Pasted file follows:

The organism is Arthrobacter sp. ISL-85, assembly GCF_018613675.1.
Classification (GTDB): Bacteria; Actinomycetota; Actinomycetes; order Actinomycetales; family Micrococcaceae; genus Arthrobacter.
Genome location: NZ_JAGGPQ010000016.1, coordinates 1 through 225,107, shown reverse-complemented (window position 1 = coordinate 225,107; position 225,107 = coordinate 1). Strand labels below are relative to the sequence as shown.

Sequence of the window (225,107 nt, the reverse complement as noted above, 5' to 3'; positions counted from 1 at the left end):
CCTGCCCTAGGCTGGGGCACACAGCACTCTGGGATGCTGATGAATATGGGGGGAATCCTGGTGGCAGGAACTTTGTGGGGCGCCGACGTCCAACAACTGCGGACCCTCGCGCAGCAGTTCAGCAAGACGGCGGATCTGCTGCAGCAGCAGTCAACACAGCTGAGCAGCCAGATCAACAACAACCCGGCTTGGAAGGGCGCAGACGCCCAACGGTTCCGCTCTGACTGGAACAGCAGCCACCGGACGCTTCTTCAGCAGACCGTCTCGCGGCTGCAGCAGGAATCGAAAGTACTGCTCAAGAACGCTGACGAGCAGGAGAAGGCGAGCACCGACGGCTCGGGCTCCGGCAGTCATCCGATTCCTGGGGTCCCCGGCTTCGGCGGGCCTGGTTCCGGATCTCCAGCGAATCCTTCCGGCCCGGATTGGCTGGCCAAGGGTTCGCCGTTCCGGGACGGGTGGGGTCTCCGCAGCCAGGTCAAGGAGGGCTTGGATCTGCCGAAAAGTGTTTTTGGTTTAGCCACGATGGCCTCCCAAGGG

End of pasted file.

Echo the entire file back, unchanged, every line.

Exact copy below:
The organism is Arthrobacter sp. ISL-85, assembly GCF_018613675.1.
Classification (GTDB): Bacteria; Actinomycetota; Actinomycetes; order Actinomycetales; family Micrococcaceae; genus Arthrobacter.
Genome location: NZ_JAGGPQ010000016.1, coordinates 1 through 225,107, shown reverse-complemented (window position 1 = coordinate 225,107; position 225,107 = coordinate 1). Strand labels below are relative to the sequence as shown.

Sequence of the window (225,107 nt, the reverse complement as noted above, 5' to 3'; positions counted from 1 at the left end):
CCTGCCCTAGGCTGGGGCACACAGCACTCTGGGATGCTGATGAATATGGGGGGAATCCTGGTGGCAGGAACTTTGTGGGGCGCCGACGTCCAACAACTGCGGACCCTCGCGCAGCAGTTCAGCAAGACGGCGGATCTGCTGCAGCAGCAGTCAACACAGCTGAGCAGCCAGATCAACAACAACCCGGCTTGGAAGGGCGCAGACGCCCAACGGTTCCGCTCTGACTGGAACAGCAGCCACCGGACGCTTCTTCAGCAGACCGTCTCGCGGCTGCAGCAGGAATCGAAAGTACTGCTCAAGAACGCTGACGAGCAGGAGAAGGCGAGCACCGACGGCTCGGGCTCCGGCAGTCATCCGATTCCTGGGGTCCCCGGCTTCGGCGGGCCTGGTTCCGGATCTCCAGCGAATCCTTCCGGCCCGGATTGGCTGGCCAAGGGTTCGCCGTTCCGGGACGGGTGGGGTCTCCGCAGCCAGGTCAAGGAGGGCTTGGATCTGCCGAAAAGTGTTTTTGGTTTAGCCACGATGGCCTCCCAAGGG